But of more curious interest is a little closer to home. Apparently 8000 dead Libyans is a tragedy that “stains the world’s conscience,” but 34000 dead Mexicans is a mere inconvenience, hardly worth mentioning. That’s the number of people killed in the Mexican drug cartel wars. To be fair, some of those are Americans, and I’m sure some are citizens of other countries. The subject is in the news recently because of the border shootings, where an American was killed, and the bus kidnapping where two Americans were killed.

Conspicuously absent from any of the media coverage has been Obama’s invocation of America’s inability to turn a blind a eye to the tragedy. Worse than his inactivity on the Mexican issue is the fact he may be complicit in at least some of the slaughter.

Some of those killed have been ATF and ICE(formerly Border Patrol) agents. And the Bureau of Alcohol, Tobacco, Firearms has been running an operation called “Operation Gunrunner.” According to the ATF, which really sounds like a great convenience store, the point of Gunrunner was to “deny firearms, the “tools of the trade,” to criminal organizations in Mexico and along the border.” According to its critics, some of the media, and one former manager of the operation, Gunrunner has been supplying guns to the cartels.

George Gillett Jr., assistant special agent in charge of the ATF’s Explosives field office in Phoenix, has met with congressional investigators and is expected to provide crucial information about how dozens of U.S. guns may have been transported with the ATF’s knowledge into Mexico. Under Project Gunrunner and the Phoenix off-shoot, dubbed Fast and Furious, the ATF encouraged gun store owners to sell to straw buyers — consumers who they suspected of working on behalf of Mexican drug cartels. Project Gunrunner purposely allowed the straw buyers to illegally buy and export guns only to see where they surfaced in Mexico. Using this investigative technique, the ATF hoped to take down the entire gun trafficking organization. Instead, records show it allowed more than 1,700 guns, including hundreds of AK-47s and high-powered, armor-piercing .50-caliber rifles to be trafficked to Mexico.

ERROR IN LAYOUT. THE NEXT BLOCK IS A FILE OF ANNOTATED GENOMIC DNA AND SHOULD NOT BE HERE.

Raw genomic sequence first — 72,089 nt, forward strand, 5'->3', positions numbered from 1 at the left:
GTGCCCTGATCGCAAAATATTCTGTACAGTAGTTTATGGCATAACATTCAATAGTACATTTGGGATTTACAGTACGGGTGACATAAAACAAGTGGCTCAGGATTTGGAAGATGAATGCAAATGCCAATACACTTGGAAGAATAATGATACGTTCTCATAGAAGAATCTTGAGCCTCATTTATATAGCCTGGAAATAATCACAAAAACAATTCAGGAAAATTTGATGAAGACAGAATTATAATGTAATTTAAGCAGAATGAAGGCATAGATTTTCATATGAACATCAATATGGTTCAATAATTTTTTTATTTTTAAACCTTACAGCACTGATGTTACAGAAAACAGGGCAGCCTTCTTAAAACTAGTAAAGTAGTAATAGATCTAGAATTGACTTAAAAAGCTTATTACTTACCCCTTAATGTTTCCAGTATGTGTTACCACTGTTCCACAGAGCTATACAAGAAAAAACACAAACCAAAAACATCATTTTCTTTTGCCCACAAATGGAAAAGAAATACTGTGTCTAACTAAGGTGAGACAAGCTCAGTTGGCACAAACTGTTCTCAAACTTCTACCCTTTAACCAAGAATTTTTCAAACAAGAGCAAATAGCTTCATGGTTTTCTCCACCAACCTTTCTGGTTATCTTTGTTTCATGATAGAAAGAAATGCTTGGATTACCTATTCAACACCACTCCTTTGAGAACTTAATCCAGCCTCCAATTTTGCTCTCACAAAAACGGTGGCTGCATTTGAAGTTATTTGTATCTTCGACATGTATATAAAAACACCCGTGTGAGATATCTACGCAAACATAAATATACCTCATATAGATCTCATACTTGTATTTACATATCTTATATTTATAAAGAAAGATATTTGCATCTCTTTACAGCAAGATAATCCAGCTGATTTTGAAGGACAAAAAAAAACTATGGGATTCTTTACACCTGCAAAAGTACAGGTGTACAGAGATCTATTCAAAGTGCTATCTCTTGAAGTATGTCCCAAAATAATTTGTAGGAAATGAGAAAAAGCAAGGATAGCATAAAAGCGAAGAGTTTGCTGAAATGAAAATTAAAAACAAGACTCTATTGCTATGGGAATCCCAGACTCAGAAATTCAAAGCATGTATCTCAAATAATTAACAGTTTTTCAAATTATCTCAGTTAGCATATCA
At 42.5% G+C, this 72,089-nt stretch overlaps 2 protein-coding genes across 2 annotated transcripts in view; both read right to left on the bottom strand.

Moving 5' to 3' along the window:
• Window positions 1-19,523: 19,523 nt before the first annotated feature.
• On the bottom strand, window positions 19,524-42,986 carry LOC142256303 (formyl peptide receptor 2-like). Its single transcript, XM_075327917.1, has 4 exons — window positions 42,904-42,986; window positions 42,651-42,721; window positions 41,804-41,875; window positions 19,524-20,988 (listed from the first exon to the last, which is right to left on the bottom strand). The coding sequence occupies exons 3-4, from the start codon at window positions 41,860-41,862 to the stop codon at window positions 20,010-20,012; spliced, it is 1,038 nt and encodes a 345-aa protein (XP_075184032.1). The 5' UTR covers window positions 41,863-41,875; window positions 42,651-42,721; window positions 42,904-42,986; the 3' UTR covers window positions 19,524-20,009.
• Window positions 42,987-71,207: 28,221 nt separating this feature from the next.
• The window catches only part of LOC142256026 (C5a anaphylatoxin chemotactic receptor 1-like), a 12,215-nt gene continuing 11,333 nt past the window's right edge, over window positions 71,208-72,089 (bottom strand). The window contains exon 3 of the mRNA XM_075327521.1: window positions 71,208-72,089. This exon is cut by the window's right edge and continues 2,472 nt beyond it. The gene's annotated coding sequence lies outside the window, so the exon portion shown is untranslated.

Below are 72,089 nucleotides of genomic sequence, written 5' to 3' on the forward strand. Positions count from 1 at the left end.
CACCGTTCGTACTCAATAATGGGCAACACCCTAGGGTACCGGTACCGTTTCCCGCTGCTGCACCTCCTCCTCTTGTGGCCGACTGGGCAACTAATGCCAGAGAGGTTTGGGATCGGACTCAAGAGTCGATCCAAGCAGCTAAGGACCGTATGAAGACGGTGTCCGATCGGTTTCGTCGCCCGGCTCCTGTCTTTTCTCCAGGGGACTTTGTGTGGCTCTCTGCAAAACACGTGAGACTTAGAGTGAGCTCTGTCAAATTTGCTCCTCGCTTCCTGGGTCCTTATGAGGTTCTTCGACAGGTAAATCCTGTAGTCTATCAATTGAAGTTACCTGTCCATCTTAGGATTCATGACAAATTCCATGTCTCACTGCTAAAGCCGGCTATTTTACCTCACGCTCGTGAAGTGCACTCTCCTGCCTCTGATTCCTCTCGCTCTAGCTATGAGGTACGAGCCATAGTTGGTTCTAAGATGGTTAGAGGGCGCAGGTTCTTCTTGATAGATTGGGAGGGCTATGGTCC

When asked about it, Obama, Eric Holder, and Hillary Clinton all denied any knowledge of the operation. In an interview with Univision, Obama said, “I did not authorize it; Eric Holder, the attorney general, did not authorize it. He’s been very clear that our policy is to catch gun-runners and put them into jail.” Obama has, however, proved he has a sense of humor when he said Holder has asked the Justice Department to investigate.

The ATF forced gun dealers – against the dealers’ better judgment – to sell weapons to prohibited individuals with known connections to gun-smuggling operations. ATF agents who were on the ground then came forward to testify against this disastrous project, but were blacklisted by senior ATF and Justice Department officials. To top it off, this comes while ATF press releases continue to spread the flat-out lie that over 80% of all the guns used in Mexico’s drug war come from the United States. And now, officials all the way up to the Obama White House are denying any knowledge of the operation.